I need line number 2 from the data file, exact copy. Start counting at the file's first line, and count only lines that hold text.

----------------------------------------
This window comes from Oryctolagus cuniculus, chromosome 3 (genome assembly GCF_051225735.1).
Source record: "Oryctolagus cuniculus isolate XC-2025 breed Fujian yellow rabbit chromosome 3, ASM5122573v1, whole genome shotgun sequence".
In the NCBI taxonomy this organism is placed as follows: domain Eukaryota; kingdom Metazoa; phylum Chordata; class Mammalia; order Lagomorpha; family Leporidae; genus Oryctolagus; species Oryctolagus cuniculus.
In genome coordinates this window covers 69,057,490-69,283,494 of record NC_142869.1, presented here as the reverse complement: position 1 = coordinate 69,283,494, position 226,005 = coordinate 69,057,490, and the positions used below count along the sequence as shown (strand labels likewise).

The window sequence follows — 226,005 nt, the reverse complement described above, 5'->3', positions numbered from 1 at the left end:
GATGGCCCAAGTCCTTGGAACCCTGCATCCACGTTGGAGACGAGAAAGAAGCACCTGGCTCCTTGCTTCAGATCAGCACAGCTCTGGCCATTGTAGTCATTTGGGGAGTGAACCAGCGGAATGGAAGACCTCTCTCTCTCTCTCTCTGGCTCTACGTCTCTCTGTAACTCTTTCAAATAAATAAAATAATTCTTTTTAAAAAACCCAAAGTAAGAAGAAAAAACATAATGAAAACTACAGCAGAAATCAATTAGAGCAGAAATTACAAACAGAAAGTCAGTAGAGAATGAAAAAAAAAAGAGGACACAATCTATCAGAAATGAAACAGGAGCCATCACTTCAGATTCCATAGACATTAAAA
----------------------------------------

Source record: "Oryctolagus cuniculus isolate XC-2025 breed Fujian yellow rabbit chromosome 3, ASM5122573v1, whole genome shotgun sequence".